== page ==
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Dangerous times for Sir Albert as Kerslake panel deadline approaches

Dangerous times for Sir Albert as Kerslake panel deadline approaches

🕔30.Jul 2015

Sir Albert Bore is facing by far the most dangerous period of his political career since first becoming leader of Birmingham city council in 1999, writes Paul Dale.

There were huge rows at the most recent meeting of the council’s controlling Labour group, which is nothing unusual. And the reason for the comrades’ anger was familiar – they’d been left out of the loop, again, and only found out about an important development through the media.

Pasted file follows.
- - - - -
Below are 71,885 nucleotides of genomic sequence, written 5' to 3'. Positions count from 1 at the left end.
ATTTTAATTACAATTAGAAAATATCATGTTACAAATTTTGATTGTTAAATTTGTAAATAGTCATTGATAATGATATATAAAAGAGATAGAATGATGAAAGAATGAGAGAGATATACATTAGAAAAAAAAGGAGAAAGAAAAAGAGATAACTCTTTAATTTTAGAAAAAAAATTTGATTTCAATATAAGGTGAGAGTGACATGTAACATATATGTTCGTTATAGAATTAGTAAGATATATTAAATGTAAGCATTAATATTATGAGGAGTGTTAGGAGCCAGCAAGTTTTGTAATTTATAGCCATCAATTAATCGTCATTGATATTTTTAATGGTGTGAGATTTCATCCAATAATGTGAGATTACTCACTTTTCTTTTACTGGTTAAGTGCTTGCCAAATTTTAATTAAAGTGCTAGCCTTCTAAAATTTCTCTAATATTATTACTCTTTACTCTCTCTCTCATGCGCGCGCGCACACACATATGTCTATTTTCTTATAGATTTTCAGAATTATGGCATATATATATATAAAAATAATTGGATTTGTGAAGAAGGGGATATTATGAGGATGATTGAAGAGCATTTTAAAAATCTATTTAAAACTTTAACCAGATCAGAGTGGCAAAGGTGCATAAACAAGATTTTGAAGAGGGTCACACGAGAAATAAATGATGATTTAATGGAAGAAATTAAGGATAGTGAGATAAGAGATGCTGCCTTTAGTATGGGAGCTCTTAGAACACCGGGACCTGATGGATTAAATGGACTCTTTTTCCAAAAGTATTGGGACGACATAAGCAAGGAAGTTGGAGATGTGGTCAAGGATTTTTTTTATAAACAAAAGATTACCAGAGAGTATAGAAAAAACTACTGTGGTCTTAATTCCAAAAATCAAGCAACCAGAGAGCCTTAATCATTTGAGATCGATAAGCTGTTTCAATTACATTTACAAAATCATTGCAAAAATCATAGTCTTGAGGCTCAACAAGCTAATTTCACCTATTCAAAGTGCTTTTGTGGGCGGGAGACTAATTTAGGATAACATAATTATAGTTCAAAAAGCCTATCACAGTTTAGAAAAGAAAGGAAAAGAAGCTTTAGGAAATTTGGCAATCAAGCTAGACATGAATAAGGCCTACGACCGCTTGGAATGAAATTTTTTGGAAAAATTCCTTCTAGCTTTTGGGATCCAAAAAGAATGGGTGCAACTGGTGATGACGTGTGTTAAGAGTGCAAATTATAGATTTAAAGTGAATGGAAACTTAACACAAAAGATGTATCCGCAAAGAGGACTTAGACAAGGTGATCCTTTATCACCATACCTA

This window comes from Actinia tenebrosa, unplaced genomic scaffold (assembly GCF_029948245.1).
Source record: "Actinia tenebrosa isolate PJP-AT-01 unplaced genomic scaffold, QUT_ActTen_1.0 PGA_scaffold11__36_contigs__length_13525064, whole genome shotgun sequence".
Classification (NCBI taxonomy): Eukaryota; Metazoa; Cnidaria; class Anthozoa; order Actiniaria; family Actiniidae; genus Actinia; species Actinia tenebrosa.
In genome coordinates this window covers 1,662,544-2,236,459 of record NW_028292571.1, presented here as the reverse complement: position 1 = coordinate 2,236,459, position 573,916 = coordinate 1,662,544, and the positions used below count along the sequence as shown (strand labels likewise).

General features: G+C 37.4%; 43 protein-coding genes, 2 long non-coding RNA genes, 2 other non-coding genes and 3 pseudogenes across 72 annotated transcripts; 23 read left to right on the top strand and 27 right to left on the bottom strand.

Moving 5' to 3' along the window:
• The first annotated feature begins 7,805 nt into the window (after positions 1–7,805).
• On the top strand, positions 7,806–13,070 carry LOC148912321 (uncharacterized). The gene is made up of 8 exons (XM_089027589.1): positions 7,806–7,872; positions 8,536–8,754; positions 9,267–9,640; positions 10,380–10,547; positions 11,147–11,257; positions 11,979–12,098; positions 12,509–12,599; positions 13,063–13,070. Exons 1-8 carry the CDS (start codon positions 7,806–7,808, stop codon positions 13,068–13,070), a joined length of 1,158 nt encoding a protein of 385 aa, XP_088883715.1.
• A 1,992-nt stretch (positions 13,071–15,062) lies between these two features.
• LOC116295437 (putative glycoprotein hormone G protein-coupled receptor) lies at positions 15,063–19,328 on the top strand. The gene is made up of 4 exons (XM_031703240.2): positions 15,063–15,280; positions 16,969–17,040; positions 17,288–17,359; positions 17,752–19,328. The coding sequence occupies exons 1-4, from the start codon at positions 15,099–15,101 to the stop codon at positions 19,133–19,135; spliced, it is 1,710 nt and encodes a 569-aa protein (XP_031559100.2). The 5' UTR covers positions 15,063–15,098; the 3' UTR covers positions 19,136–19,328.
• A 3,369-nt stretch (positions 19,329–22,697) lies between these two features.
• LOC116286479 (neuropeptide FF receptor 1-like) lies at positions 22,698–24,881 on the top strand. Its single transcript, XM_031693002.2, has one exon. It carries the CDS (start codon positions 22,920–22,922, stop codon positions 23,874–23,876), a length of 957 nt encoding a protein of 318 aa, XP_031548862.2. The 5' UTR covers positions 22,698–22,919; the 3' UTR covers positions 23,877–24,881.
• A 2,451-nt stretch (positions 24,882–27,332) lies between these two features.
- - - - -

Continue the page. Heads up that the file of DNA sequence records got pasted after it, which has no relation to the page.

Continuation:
Chamberlain Files was first to publish the latest depressing assessment from the independent improvement panel set up to oversee a post-Kerslake Review culture change at the council. Most Labour councillors were not prepared for the uncompromising tone of panel chair John Crabtree’s letter to communities Secretary Greg Clark – progress far too slow, council leadership still doesn’t understand the scale of change required, we will have to report back in 12 weeks’ time.

The reason councillors were unprepared was because they hadn’t been told about the content of the letter even though Sir Albert had been furnished with a copy several days before.

It is unclear why the council leader felt unable to share the panel’s letter with his colleagues, but his failure to do so was very much in line with his modus operandi over many years. The worst rows at Labour group over the past 16 years have typically been triggered by backbench councillors who felt they were being treated with disdain and neither being consulted on or informed of key decisions being taken by the executive and important events involving the council as a whole.